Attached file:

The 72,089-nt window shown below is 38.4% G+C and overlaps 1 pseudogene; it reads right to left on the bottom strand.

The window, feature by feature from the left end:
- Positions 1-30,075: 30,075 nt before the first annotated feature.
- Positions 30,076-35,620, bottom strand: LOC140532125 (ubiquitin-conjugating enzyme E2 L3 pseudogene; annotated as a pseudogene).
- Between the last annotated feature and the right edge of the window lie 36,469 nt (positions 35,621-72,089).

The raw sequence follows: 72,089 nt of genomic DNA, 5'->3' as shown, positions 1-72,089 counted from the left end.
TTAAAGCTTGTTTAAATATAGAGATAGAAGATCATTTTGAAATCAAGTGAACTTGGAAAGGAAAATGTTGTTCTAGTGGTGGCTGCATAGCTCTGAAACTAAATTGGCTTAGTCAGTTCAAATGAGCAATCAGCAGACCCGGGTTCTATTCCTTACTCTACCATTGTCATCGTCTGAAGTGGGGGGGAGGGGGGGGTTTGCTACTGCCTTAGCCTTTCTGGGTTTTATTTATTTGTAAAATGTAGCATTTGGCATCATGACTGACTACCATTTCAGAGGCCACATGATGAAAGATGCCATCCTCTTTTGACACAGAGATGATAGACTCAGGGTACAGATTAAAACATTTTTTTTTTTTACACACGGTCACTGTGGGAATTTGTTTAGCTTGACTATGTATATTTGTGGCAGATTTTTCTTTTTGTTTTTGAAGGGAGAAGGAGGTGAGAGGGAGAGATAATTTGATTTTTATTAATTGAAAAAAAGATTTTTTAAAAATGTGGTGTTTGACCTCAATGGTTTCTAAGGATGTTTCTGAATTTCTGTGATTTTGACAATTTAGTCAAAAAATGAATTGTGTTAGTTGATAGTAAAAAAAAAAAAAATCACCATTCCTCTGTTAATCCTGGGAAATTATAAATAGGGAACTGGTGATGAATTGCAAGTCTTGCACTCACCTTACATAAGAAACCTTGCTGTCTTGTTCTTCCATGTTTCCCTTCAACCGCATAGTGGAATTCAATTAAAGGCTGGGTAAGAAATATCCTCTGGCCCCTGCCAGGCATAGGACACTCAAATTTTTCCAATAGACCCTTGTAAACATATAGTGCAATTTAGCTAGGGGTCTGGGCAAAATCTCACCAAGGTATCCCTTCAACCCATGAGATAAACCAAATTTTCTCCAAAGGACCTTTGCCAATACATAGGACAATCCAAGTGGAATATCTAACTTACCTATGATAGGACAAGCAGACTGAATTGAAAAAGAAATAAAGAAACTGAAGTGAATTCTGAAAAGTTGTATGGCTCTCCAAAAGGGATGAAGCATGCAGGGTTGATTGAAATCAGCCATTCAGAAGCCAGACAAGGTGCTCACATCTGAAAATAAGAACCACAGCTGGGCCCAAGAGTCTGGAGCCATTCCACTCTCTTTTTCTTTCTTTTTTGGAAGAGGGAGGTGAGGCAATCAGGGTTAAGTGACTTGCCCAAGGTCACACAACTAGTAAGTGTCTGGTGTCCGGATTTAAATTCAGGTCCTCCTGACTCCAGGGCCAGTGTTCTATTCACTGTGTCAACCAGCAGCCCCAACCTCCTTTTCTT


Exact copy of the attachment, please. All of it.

The 72,089-nt window shown below is 38.4% G+C and overlaps 1 pseudogene; it reads right to left on the bottom strand.

The window, feature by feature from the left end:
- Positions 1-30,075: 30,075 nt before the first annotated feature.
- Positions 30,076-35,620, bottom strand: LOC140532125 (ubiquitin-conjugating enzyme E2 L3 pseudogene; annotated as a pseudogene).
- Between the last annotated feature and the right edge of the window lie 36,469 nt (positions 35,621-72,089).

The raw sequence follows: 72,089 nt of genomic DNA, 5'->3' as shown, positions 1-72,089 counted from the left end.
TTAAAGCTTGTTTAAATATAGAGATAGAAGATCATTTTGAAATCAAGTGAACTTGGAAAGGAAAATGTTGTTCTAGTGGTGGCTGCATAGCTCTGAAACTAAATTGGCTTAGTCAGTTCAAATGAGCAATCAGCAGACCCGGGTTCTATTCCTTACTCTACCATTGTCATCGTCTGAAGTGGGGGGGAGGGGGGGGTTTGCTACTGCCTTAGCCTTTCTGGGTTTTATTTATTTGTAAAATGTAGCATTTGGCATCATGACTGACTACCATTTCAGAGGCCACATGATGAAAGATGCCATCCTCTTTTGACACAGAGATGATAGACTCAGGGTACAGATTAAAACATTTTTTTTTTTTACACACGGTCACTGTGGGAATTTGTTTAGCTTGACTATGTATATTTGTGGCAGATTTTTCTTTTTGTTTTTGAAGGGAGAAGGAGGTGAGAGGGAGAGATAATTTGATTTTTATTAATTGAAAAAAAGATTTTTTAAAAATGTGGTGTTTGACCTCAATGGTTTCTAAGGATGTTTCTGAATTTCTGTGATTTTGACAATTTAGTCAAAAAATGAATTGTGTTAGTTGATAGTAAAAAAAAAAAAAATCACCATTCCTCTGTTAATCCTGGGAAATTATAAATAGGGAACTGGTGATGAATTGCAAGTCTTGCACTCACCTTACATAAGAAACCTTGCTGTCTTGTTCTTCCATGTTTCCCTTCAACCGCATAGTGGAATTCAATTAAAGGCTGGGTAAGAAATATCCTCTGGCCCCTGCCAGGCATAGGACACTCAAATTTTTCCAATAGACCCTTGTAAACATATAGTGCAATTTAGCTAGGGGTCTGGGCAAAATCTCACCAAGGTATCCCTTCAACCCATGAGATAAACCAAATTTTCTCCAAAGGACCTTTGCCAATACATAGGACAATCCAAGTGGAATATCTAACTTACCTATGATAGGACAAGCAGACTGAATTGAAAAAGAAATAAAGAAACTGAAGTGAATTCTGAAAAGTTGTATGGCTCTCCAAAAGGGATGAAGCATGCAGGGTTGATTGAAATCAGCCATTCAGAAGCCAGACAAGGTGCTCACATCTGAAAATAAGAACCACAGCTGGGCCCAAGAGTCTGGAGCCATTCCACTCTCTTTTTCTTTCTTTTTTGGAAGAGGGAGGTGAGGCAATCAGGGTTAAGTGACTTGCCCAAGGTCACACAACTAGTAAGTGTCTGGTGTCCGGATTTAAATTCAGGTCCTCCTGACTCCAGGGCCAGTGTTCTATTCACTGTGTCAACCAGCAGCCCCAACCTCCTTTTCTT